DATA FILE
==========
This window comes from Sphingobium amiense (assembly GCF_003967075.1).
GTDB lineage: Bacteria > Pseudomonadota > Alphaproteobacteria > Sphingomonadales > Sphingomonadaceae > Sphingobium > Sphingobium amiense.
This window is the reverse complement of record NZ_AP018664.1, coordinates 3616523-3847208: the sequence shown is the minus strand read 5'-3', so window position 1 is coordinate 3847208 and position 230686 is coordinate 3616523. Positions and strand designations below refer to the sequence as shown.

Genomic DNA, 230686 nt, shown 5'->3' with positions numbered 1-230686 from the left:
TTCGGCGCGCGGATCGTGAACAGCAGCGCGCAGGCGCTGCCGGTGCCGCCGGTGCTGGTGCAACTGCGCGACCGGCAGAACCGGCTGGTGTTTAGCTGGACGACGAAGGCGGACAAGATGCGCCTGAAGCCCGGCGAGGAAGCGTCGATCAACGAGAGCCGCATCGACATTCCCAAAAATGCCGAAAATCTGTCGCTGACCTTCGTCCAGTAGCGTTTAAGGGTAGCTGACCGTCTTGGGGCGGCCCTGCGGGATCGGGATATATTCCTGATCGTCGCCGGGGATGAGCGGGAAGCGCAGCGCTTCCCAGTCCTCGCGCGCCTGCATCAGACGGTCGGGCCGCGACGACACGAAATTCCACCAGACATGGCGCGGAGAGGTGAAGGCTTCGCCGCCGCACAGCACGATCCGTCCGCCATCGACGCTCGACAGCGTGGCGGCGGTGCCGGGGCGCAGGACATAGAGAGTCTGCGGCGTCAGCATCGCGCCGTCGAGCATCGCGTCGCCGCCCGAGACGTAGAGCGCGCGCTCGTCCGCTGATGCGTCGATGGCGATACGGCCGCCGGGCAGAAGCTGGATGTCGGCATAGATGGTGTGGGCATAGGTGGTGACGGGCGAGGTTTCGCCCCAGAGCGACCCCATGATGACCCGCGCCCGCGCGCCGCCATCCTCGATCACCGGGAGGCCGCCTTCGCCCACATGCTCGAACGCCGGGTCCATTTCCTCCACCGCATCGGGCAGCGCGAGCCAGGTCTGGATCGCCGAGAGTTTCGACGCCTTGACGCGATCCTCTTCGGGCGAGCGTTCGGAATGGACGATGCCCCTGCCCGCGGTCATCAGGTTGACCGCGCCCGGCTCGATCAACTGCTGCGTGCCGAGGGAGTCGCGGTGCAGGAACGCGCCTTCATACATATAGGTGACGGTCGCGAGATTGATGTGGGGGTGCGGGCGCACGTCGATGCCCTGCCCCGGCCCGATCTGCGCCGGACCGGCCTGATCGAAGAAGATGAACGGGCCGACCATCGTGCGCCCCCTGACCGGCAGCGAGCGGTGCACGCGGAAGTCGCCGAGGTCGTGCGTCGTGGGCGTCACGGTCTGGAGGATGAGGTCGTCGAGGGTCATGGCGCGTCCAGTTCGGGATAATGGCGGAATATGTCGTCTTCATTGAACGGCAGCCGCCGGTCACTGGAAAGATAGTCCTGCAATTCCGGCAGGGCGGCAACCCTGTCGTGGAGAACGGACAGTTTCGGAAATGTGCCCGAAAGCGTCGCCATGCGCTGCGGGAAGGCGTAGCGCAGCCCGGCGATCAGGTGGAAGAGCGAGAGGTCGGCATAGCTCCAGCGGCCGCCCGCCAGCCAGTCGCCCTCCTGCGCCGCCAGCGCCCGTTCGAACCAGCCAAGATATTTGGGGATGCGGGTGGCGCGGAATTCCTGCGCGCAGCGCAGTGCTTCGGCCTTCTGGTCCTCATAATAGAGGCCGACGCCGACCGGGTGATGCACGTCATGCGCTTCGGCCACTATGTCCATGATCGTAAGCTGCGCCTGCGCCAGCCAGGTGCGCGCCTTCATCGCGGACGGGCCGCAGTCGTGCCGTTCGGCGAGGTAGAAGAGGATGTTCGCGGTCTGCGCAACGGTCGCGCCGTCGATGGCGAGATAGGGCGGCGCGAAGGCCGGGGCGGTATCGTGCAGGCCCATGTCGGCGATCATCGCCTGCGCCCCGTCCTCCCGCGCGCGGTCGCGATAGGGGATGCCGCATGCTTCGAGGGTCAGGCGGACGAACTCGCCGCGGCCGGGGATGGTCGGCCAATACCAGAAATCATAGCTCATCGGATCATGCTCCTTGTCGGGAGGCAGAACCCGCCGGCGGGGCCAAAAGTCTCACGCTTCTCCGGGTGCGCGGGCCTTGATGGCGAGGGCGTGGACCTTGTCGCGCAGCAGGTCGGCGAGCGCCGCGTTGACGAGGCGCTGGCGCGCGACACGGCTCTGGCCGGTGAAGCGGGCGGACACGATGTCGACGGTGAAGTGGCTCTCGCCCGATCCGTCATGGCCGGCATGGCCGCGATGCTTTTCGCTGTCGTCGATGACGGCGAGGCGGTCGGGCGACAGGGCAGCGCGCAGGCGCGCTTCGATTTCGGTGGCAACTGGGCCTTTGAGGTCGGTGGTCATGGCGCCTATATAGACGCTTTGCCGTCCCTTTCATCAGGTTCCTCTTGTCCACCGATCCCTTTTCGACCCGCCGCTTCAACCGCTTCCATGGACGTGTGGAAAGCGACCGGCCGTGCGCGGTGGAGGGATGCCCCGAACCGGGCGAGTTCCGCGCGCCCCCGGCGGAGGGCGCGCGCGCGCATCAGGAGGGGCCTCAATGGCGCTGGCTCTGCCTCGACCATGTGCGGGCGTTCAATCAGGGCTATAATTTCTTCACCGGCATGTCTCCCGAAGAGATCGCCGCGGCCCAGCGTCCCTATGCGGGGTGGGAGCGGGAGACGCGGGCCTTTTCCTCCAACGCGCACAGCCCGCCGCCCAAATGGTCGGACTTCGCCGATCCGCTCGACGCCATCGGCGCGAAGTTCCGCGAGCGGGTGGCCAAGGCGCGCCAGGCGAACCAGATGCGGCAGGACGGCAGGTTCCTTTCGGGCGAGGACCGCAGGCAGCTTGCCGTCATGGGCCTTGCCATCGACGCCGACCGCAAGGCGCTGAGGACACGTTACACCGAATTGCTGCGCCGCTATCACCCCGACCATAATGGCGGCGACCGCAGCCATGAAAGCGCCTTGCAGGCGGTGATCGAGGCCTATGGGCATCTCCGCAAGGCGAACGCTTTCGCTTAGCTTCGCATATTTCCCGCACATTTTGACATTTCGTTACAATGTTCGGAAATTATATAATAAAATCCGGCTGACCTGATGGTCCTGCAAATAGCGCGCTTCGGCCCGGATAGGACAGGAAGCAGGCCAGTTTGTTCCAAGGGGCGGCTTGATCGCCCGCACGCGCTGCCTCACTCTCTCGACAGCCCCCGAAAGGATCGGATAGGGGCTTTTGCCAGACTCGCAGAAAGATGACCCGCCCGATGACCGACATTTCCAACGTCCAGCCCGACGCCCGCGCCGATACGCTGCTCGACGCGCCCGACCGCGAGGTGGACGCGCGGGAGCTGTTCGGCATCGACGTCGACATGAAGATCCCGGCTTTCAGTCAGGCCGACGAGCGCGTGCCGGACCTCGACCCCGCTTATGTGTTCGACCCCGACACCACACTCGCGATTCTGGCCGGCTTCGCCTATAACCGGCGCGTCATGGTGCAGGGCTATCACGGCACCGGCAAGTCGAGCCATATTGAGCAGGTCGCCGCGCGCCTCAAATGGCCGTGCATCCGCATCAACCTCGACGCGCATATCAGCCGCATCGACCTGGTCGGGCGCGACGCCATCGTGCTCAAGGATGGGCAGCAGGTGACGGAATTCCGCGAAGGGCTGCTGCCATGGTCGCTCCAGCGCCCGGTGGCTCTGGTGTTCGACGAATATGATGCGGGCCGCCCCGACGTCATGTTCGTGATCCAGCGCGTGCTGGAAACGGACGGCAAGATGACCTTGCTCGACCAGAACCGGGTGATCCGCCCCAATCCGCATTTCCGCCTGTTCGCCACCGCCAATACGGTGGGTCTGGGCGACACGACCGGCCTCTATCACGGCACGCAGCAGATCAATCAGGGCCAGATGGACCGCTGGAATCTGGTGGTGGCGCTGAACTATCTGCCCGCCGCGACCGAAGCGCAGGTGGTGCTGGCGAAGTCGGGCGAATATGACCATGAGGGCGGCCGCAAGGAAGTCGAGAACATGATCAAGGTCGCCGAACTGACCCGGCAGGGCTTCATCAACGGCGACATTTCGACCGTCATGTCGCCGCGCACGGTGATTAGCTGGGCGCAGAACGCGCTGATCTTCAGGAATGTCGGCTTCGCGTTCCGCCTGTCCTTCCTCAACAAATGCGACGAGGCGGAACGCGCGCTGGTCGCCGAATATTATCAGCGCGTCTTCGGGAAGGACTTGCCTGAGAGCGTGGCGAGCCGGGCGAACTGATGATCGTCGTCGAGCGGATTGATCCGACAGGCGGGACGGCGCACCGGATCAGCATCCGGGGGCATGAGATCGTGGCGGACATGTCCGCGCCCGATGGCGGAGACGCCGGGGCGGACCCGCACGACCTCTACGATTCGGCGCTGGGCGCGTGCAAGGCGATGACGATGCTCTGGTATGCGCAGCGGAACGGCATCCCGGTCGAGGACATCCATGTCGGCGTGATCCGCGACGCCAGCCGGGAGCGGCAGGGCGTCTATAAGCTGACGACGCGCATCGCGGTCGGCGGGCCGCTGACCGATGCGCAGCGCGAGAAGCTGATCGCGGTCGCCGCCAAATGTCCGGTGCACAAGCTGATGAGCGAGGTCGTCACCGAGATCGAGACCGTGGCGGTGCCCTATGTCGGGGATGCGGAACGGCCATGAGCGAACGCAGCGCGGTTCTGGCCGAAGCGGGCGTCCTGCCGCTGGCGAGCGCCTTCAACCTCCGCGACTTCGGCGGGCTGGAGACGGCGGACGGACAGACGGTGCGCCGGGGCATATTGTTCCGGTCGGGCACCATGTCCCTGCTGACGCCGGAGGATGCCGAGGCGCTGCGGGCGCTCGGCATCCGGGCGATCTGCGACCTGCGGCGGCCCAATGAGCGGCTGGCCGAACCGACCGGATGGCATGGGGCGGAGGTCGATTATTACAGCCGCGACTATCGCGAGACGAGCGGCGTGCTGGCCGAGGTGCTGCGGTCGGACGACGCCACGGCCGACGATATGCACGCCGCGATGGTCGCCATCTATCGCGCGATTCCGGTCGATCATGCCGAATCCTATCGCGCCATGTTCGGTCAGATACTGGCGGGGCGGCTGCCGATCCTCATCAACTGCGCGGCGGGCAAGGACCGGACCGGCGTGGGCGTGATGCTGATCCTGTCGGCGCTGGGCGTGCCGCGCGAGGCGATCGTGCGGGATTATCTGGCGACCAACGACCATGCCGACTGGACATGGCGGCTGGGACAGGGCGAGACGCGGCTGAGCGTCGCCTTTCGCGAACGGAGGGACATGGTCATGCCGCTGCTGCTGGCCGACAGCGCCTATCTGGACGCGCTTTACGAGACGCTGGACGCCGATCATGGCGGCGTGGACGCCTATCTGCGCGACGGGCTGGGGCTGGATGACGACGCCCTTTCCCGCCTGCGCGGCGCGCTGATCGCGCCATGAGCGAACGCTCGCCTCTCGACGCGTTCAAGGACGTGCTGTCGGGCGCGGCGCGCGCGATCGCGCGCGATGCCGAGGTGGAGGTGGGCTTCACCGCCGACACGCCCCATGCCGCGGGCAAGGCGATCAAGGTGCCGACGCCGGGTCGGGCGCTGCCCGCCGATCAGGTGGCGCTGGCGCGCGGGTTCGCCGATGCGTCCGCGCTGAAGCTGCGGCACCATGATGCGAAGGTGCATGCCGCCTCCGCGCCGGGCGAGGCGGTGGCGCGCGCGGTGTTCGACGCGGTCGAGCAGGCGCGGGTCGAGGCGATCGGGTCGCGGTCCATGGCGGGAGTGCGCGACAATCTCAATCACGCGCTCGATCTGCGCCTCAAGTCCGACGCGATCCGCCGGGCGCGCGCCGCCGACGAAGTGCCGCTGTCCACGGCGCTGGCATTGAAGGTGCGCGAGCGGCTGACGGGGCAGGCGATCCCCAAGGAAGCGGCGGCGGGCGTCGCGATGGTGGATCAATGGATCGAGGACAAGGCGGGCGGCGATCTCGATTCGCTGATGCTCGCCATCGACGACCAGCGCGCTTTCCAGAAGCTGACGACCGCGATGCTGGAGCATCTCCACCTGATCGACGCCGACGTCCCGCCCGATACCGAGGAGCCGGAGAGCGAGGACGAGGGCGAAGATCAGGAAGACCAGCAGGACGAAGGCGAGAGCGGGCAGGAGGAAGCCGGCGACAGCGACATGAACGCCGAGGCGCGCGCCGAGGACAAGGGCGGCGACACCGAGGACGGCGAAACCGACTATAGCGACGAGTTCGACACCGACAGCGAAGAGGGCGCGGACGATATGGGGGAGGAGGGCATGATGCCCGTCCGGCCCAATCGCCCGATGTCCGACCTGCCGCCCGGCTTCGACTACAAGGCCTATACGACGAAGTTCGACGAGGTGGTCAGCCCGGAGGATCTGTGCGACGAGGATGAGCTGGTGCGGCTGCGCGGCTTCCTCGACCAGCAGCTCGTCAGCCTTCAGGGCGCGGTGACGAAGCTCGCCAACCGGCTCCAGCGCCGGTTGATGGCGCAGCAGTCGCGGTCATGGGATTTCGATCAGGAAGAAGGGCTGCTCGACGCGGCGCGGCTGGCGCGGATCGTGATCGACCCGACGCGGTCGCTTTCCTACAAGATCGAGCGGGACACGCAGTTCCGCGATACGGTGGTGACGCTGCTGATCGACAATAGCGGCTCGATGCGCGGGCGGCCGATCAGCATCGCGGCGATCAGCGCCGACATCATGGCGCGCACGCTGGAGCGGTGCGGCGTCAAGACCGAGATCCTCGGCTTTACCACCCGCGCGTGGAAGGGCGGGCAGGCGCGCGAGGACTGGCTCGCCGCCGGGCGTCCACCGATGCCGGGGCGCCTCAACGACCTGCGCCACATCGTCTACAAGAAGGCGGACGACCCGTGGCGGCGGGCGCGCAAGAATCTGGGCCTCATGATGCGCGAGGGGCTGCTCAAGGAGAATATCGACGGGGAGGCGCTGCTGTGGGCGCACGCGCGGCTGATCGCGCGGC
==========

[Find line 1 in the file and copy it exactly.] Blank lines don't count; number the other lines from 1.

This window comes from Sphingobium amiense (assembly GCF_003967075.1).